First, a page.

Gov. Bob McDonnell sent a letter to legislative leaders Thursday, urging them to take “immediate action” to either appoint judges or adjourn their special redistricting session so he can appoint them himself.

“The General Assembly has now been in regular or special session for over six months,’’ McDonnell (R) said. “The failure to timely complete redistricting and adjourn sine die is having a major negative impact on Virginia’s judicial system.”

The General Assembly, one of only two state legislatures empowered to pick judges, has spent months bickering over how to fill two vacancies on the Supreme Court, leaving the court unable to hear as many cases and forcing it to rely more on semi-retired senior justices.

Legislators in Virginia can select new judges as long as they are in session — either during the regular annual session, which concluded in February, or in one of the special, shorter sessions convened periodically to address one or two particular issues.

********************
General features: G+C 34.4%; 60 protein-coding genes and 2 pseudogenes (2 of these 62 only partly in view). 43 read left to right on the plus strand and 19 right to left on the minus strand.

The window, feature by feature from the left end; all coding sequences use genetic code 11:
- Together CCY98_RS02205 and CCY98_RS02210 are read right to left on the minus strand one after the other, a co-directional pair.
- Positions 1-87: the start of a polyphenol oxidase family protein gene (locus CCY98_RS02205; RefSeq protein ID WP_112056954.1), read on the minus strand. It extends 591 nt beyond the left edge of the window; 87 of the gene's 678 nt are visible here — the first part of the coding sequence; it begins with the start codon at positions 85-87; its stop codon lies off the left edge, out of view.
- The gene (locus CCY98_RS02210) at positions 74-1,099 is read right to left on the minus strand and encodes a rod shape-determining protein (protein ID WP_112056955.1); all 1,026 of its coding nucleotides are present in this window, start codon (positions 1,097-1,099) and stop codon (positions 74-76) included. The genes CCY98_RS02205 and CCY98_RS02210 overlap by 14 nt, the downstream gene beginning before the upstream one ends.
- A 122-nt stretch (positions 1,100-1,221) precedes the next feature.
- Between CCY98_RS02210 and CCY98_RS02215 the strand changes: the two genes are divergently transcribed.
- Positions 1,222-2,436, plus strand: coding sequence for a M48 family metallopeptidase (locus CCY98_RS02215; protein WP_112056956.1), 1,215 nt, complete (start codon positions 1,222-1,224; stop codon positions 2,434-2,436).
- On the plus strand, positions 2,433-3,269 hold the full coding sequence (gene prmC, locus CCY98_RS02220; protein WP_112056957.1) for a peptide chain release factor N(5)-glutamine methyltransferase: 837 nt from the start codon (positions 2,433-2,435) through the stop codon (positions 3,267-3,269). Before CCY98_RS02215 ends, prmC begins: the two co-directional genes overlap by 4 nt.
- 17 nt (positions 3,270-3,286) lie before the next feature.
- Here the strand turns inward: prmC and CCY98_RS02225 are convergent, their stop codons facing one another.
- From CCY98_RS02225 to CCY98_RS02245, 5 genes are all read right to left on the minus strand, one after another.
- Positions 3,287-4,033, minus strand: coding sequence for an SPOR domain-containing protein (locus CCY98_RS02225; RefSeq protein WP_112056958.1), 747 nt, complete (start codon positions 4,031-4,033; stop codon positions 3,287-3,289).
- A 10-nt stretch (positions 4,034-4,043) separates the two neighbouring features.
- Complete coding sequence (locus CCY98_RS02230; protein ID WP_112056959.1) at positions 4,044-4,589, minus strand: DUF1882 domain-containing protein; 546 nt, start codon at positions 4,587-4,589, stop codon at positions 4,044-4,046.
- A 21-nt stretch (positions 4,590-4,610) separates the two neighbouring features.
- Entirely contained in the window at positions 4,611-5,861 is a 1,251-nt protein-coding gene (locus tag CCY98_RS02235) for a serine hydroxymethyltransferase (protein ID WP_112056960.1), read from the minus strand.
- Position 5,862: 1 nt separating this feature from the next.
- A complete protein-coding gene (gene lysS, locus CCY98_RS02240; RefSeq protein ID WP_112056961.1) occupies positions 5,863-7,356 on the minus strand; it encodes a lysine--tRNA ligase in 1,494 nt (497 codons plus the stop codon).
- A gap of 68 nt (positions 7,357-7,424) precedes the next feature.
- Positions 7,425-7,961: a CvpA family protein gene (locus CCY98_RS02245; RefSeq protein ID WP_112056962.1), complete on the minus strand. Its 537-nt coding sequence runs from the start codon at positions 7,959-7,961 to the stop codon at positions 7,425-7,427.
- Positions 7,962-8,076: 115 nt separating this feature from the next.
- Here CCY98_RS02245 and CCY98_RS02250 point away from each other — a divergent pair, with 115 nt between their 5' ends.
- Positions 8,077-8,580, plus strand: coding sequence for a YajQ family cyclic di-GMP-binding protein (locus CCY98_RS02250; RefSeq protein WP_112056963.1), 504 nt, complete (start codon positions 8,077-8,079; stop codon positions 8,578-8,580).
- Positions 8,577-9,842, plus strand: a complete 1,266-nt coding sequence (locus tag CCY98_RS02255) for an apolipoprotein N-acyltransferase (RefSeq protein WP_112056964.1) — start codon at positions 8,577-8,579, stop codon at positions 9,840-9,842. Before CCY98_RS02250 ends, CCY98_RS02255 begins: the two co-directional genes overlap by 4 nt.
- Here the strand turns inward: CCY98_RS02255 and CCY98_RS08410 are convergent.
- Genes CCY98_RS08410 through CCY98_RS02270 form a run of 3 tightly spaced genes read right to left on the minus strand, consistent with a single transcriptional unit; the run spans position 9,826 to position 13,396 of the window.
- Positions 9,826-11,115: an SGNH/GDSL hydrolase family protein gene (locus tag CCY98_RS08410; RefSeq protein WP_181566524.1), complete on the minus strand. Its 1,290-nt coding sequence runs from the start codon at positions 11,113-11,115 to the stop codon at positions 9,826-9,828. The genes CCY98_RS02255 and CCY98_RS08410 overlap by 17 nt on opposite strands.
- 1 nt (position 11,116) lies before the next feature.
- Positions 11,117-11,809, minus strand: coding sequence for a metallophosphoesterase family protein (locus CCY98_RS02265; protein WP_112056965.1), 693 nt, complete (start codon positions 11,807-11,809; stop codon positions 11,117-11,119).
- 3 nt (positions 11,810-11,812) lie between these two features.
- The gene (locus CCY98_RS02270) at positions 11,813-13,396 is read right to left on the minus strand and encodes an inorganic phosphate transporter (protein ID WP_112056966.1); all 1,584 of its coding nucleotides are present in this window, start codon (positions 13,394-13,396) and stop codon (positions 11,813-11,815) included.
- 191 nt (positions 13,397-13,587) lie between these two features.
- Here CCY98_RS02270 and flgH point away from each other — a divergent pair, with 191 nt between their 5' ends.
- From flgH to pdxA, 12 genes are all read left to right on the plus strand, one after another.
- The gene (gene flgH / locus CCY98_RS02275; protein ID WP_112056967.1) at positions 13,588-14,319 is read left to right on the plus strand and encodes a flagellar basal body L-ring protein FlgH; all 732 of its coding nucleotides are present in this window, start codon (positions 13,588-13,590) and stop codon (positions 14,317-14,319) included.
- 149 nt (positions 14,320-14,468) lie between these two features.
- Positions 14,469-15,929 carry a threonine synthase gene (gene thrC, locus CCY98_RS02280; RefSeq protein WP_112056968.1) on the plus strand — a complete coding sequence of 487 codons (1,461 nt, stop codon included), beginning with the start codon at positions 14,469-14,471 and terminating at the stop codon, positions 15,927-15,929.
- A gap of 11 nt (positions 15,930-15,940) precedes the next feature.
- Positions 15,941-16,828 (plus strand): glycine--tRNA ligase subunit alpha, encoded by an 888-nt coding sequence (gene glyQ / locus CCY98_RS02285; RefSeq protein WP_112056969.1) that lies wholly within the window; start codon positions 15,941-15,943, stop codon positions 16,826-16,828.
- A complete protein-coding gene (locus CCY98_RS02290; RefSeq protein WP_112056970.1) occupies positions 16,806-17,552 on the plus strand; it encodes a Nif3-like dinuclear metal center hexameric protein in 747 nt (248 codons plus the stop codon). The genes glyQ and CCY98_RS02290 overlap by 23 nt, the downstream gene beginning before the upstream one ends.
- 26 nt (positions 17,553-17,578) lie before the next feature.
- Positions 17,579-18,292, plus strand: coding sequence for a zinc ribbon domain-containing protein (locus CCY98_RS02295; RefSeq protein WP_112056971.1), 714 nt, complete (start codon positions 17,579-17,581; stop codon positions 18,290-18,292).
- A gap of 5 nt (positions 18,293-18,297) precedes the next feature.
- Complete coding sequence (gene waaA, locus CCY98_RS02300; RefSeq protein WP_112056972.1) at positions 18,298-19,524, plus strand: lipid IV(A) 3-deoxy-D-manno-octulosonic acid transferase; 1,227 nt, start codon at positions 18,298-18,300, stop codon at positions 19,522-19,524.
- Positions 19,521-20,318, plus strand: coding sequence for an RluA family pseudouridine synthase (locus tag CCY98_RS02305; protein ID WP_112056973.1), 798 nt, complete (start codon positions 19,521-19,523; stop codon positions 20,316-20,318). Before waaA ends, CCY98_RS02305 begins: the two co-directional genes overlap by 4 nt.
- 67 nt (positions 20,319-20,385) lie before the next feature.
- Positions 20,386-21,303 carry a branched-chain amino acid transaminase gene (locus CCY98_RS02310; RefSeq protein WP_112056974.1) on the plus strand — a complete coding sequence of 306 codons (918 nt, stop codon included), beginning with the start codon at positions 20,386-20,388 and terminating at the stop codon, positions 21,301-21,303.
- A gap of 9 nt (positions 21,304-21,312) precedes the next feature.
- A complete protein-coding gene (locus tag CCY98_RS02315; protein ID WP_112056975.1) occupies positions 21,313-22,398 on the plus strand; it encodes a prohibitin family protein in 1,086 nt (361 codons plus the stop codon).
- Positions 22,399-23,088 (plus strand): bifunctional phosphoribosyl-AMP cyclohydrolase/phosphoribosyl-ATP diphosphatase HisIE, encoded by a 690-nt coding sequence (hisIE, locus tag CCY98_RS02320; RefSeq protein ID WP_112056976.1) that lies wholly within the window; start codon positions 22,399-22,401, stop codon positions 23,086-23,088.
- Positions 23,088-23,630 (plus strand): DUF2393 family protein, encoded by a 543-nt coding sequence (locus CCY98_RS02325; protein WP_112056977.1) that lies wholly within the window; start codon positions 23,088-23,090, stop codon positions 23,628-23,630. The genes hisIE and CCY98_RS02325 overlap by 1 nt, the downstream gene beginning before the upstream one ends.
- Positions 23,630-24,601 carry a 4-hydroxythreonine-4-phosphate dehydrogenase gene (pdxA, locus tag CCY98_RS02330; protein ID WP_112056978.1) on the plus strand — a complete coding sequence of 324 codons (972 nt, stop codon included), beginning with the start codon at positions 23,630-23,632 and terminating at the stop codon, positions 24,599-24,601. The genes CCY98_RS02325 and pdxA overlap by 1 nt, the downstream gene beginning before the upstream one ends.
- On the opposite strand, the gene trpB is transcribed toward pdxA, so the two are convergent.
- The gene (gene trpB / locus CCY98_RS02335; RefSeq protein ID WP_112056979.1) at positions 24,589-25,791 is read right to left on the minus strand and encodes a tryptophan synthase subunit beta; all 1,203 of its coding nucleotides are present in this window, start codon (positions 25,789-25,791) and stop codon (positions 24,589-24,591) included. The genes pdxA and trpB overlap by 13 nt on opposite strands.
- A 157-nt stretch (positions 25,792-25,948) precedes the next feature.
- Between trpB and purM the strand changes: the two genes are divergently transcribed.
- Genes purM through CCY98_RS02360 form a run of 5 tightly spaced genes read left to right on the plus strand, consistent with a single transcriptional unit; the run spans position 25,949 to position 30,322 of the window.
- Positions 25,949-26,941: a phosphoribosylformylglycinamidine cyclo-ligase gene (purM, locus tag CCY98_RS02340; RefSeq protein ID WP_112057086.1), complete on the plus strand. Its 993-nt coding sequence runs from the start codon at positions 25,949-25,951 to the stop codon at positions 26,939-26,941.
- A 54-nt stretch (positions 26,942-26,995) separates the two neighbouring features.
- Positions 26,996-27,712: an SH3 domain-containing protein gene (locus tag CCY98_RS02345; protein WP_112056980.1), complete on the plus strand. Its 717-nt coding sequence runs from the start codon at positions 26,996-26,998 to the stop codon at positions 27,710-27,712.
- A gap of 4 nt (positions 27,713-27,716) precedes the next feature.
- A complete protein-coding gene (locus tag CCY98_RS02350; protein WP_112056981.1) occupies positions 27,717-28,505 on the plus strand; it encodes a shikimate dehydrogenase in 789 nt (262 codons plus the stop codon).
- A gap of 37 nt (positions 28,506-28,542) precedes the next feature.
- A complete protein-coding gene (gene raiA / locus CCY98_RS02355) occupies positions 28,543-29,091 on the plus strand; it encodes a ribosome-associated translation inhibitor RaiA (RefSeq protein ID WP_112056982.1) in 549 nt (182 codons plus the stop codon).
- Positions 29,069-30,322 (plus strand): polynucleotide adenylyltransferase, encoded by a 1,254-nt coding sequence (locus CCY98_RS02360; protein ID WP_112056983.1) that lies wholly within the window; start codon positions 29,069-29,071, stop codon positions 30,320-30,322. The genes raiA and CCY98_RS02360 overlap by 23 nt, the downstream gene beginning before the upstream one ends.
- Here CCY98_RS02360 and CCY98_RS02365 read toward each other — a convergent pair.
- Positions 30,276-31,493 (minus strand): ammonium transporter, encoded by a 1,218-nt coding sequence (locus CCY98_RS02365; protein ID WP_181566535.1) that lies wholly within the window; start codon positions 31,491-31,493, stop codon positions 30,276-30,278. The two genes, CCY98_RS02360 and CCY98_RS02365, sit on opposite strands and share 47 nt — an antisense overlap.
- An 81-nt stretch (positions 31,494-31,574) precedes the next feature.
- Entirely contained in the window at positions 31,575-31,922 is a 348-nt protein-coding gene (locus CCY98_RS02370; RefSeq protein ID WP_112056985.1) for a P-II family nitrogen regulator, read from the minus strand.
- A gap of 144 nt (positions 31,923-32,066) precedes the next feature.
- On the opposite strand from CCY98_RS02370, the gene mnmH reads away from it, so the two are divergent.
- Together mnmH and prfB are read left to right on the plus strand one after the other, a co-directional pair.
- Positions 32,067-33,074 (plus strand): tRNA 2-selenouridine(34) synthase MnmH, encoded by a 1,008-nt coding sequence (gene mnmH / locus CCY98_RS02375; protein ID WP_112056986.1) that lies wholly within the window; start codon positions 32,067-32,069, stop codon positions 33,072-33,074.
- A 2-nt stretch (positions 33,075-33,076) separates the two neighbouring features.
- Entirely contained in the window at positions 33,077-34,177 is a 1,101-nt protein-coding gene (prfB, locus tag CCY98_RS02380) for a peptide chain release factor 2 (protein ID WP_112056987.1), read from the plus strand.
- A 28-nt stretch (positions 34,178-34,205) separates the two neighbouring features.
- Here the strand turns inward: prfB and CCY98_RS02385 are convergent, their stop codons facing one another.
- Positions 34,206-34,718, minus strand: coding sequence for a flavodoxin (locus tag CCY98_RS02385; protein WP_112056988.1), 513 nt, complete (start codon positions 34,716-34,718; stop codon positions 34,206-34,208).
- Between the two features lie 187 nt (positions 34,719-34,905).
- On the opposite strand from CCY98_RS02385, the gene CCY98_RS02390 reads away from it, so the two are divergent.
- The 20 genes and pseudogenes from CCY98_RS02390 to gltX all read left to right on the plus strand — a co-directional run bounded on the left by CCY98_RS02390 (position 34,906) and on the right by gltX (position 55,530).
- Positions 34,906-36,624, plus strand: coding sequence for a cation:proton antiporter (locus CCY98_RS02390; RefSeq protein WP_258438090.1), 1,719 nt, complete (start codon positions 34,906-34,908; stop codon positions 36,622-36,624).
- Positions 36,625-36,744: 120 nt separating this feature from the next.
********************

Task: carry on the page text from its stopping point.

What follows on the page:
If they adjourn, McDonnell (R) is allowed to name justices to serve until the General Assembly returns for its regular session in January.

“Since the General Assembly is unable to agree on the selection of judges, I am prepared to perform my constitutional duties and appoint justices to the Virginia Supreme Court and judges to fill the several other trial court vacancies,’’ McDonnell wrote.

His office previously began accepting applications for people interested in becoming judges, and now will begin the evaluation process.

After failing to appoint any judges during the regular session this year, legislators returned in April and appointed a slew of lower court judges, including three new ones in Northern Virginia.

But six circuit court judges and at least four general district and juvenile and domestic relations court vacancies were left open — along with the two seats on the Supreme Court.

McDonnell (R) blamed the Democrat-led Senate for failing to agree to the House’s redistricting proposal or recommendation for judicial nominations.

“We’ll be back when we’re back — when there’s a reason to come back,’’ Senate Majority Leader Richard Saslaw (D-Fairfax) responded Thursday.

This post has been updated since it was first published.